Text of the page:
September 25, 2012 Americas Award for Children and Young Adult Literature to Be Presented at the Library of Congress Oct. 5
Press Contact: Erin Allen (202) 707-7302
Public Contact: Catalina Gómez (202) 707-6404
Authors Monica Brown, Margarita Engle and illustrator Julie Paschkis will receive the Americas Award for Children and Young Adult Literature during a special awards presentation on Friday, Oct. 5, at 3 p.m. in the Mumford Room on the sixth floor of the Library of Congress James Madison Building, 101 Independence Avenue, S.E., Washington, D.C. A reception will follow the presentation.
The award is administered by the Consortium of the Latin American Studies Programs (CLASP) at Vanderbilt University and jointly sponsored by the Tulane University Stone Center. The Library of Congress Hispanic Division and its Center for the Book host the event, which is free and open to the public. Reservations are required and can be made through the Hispanic Division at (202) 707-6404.
Monica Brown, whose roots are Peruvian, will be honored for her book “Pablo Neruda: Poet of the People” (Holt, 2011), along with illustrator Julie Paschkis. Brown is an award-winning author of children’s books, including “My Name is Celia: the Life of Celia Cruz.” Several of Paschkis’s previous books have won awards. including “Night Garden.”
Cuban-American novelist Margarita Engle was previously an Americas Award honoree for “The Surrender Tree” in 2007 and winner of several Pura Belpré awards. This year, she receives the Americas Award for “Hurricane Dancers: The First Caribbean Pirate Shipwreck” (Holt, 2011).
The Americas Award recognizes outstanding U.S. works of fiction, poetry, folklore or selected non-fiction published in the previous year. The work must “authentically and engagingly portray Latin America, the Caribbean or Latinos in the United States.” More information about the Americas Award and CLASP can be found at www.claspprograms.org.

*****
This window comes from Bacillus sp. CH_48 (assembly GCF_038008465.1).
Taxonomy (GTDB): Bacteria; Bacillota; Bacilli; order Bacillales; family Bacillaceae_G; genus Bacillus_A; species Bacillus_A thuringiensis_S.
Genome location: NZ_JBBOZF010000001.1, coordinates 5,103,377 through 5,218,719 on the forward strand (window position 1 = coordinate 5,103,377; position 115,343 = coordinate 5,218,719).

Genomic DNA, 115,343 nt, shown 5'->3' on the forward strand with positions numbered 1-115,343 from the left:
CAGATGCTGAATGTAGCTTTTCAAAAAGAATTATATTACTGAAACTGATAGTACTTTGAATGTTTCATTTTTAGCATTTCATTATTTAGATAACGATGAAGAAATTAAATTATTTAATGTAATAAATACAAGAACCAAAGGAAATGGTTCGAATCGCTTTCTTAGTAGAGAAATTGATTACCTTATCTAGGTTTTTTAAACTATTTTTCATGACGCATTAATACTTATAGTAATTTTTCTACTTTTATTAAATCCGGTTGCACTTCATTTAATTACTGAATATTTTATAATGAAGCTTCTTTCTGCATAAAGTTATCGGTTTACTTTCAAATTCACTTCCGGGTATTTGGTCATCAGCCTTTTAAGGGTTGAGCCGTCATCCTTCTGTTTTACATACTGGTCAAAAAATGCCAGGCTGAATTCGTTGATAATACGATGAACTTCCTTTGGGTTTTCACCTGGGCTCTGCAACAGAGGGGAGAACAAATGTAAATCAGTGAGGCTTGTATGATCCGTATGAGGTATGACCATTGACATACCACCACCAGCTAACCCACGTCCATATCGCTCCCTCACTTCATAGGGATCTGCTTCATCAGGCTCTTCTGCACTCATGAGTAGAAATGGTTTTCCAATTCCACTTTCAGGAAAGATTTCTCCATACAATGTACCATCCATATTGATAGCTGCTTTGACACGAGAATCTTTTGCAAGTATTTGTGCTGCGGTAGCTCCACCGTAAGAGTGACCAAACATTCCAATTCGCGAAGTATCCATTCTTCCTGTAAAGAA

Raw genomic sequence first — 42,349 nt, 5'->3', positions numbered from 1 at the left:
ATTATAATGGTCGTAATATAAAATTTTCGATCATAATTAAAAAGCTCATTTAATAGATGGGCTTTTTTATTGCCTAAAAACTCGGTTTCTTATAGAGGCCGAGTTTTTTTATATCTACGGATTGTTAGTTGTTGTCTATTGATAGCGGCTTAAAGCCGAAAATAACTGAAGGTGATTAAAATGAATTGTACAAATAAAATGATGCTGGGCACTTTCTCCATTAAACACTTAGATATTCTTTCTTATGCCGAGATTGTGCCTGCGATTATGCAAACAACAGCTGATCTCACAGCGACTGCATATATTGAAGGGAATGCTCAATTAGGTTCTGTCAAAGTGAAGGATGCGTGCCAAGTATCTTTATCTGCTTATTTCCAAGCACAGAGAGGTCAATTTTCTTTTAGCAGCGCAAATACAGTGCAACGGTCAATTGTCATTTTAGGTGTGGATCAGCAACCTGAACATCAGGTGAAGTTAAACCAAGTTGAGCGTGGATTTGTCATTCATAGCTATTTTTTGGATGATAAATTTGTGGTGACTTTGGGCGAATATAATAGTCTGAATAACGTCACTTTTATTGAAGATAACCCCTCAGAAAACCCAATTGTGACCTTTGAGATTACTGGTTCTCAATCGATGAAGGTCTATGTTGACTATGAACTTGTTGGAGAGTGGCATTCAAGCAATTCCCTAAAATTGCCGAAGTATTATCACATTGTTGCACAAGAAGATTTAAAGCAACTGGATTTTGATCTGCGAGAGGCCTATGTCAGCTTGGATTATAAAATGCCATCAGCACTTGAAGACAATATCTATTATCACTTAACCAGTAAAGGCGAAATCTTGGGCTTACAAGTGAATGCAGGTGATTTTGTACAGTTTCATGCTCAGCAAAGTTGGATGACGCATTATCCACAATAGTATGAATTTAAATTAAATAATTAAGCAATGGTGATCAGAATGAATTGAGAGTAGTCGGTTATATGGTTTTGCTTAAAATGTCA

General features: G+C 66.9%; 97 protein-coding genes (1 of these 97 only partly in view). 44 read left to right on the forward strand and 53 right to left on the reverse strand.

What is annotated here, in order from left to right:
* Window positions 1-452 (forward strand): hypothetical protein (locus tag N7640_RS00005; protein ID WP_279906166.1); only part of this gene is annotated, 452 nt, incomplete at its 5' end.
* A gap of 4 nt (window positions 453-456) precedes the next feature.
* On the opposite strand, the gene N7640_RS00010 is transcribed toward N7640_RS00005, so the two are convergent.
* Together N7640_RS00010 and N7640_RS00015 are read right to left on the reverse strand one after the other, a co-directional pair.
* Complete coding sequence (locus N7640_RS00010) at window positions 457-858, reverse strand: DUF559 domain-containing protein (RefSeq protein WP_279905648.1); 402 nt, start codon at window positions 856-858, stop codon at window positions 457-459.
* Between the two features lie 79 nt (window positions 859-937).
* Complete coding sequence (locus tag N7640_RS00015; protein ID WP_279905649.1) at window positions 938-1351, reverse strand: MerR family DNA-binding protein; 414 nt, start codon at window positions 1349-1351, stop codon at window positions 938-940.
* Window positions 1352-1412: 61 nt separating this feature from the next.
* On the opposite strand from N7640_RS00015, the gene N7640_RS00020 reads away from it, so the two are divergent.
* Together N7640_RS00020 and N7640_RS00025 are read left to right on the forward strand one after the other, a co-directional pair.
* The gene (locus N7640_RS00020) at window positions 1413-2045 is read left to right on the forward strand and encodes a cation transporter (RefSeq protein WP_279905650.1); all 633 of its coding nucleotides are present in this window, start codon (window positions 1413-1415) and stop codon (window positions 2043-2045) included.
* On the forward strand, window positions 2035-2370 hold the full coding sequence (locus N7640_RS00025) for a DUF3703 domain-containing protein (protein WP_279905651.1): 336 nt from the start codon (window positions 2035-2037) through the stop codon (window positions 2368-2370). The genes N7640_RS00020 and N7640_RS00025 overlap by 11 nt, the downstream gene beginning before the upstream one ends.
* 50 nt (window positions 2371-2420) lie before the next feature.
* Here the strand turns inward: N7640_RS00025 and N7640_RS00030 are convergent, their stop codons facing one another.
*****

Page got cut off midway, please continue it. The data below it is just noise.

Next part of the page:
The Library of Congress, the nation’s oldest federal cultural institution, is the world’s preeminent reservoir of knowledge, providing unparalleled collections and integrated resources to Congress and the American people. Many of the Library’s rich resources and treasures may also be accessed through the Library’s website www.loc.gov.
The Hispanic Division, established in 1939, is the Library’s center for the study of the culture and societies of Latin America, the Caribbean, the Iberian Peninsula, Hispanic/Latinos in the United States, and other areas of the world where Spanish or Portuguese influence exists. For more information about the Hispanic Reading Room and the Hispanic collections of the Library visit www.loc.gov/rr/hispanic/.
Since its creation by Congress in 1977 to "stimulate public interest in books and reading," the Center for the Book in the Library of Congress (www.Read.gov/cfb/) has become a major national force for reading and literacy promotion. A public-private partnership, it sponsors educational programs that reach readers of all ages, nationally and internationally. The center provides leadership for affiliated state centers for the book (including the District of Columbia and the U.S. Virgin Islands) and nonprofit reading-promotion partners and plays a key role in the Library’s annual National Book Festival. It also oversees the Library’s www.Read.gov website and administers the Library’s Young Readers Center.